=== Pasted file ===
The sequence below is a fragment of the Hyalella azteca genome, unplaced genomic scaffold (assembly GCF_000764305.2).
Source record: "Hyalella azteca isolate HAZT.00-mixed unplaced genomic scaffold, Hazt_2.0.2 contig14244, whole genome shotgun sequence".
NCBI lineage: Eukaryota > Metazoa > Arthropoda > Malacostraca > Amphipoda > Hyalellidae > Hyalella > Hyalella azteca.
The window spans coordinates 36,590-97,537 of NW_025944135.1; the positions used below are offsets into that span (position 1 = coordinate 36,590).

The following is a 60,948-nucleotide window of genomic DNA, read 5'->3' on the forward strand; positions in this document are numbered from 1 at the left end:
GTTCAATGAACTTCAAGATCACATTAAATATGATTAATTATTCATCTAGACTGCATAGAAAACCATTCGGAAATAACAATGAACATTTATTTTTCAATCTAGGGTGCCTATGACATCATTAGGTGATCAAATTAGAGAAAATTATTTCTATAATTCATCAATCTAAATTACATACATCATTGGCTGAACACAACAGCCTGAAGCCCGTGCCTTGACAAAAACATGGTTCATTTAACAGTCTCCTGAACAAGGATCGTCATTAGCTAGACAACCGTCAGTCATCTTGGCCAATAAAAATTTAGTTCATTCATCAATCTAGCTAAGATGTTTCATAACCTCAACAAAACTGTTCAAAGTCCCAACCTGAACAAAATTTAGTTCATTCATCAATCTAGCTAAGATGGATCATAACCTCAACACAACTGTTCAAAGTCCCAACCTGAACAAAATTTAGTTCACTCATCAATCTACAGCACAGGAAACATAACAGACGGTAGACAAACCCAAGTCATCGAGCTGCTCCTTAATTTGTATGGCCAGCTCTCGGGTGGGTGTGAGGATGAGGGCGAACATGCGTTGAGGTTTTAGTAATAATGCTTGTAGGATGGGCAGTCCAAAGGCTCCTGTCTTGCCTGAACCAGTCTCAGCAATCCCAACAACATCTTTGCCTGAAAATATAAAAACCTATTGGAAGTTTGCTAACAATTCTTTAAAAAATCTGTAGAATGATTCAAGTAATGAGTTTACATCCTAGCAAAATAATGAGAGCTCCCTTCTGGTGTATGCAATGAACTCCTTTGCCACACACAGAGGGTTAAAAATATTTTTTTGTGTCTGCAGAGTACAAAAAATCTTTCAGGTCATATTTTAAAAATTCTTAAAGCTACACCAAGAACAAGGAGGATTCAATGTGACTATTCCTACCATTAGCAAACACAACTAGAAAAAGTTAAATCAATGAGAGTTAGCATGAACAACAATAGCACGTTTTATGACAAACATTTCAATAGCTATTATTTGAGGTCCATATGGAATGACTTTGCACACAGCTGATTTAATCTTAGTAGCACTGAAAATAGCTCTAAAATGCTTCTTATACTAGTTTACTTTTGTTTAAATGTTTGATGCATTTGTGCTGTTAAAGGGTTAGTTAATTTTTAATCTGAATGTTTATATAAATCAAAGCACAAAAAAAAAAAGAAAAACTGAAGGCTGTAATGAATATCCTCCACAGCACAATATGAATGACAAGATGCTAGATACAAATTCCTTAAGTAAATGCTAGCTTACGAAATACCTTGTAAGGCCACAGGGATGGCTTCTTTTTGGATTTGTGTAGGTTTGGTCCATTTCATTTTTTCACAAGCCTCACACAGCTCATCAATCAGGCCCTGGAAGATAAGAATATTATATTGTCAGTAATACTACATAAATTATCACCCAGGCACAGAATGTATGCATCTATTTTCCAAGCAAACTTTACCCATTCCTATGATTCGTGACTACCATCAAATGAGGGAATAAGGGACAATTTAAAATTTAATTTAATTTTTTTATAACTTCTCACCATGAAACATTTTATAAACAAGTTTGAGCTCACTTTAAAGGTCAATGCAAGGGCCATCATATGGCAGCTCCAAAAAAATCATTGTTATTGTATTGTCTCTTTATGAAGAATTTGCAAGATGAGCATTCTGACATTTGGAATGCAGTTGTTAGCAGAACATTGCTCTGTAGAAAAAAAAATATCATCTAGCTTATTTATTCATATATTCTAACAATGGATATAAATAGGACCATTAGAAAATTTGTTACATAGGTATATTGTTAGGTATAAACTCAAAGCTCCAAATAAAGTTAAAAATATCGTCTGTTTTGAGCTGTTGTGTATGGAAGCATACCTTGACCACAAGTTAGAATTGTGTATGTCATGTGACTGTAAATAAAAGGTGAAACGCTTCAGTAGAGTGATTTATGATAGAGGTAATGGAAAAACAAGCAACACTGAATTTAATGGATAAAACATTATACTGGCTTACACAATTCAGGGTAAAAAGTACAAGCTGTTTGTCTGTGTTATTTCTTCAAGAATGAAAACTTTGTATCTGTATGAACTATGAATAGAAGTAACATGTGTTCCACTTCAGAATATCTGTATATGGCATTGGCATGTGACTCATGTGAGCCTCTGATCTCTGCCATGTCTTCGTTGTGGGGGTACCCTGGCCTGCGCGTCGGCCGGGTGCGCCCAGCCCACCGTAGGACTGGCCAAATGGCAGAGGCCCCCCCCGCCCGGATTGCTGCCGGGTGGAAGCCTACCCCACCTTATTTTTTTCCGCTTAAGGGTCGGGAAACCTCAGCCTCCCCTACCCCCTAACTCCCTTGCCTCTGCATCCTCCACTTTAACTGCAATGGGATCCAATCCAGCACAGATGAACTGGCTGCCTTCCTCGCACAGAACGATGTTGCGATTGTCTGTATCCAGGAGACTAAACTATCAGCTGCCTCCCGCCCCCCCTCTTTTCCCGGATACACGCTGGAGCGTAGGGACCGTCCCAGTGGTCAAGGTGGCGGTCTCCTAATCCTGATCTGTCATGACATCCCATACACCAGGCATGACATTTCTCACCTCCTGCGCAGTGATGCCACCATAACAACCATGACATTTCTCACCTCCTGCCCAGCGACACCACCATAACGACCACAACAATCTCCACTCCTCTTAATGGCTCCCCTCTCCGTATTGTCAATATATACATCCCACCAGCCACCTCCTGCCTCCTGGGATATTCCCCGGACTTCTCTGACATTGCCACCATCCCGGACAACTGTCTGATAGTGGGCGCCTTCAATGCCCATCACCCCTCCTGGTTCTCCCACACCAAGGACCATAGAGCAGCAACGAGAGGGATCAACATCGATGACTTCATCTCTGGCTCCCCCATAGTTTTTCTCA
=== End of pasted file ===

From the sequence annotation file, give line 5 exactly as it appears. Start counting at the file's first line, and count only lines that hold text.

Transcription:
The following is a 60,948-nucleotide window of genomic DNA, read 5'->3' on the forward strand; positions in this document are numbered from 1 at the left end: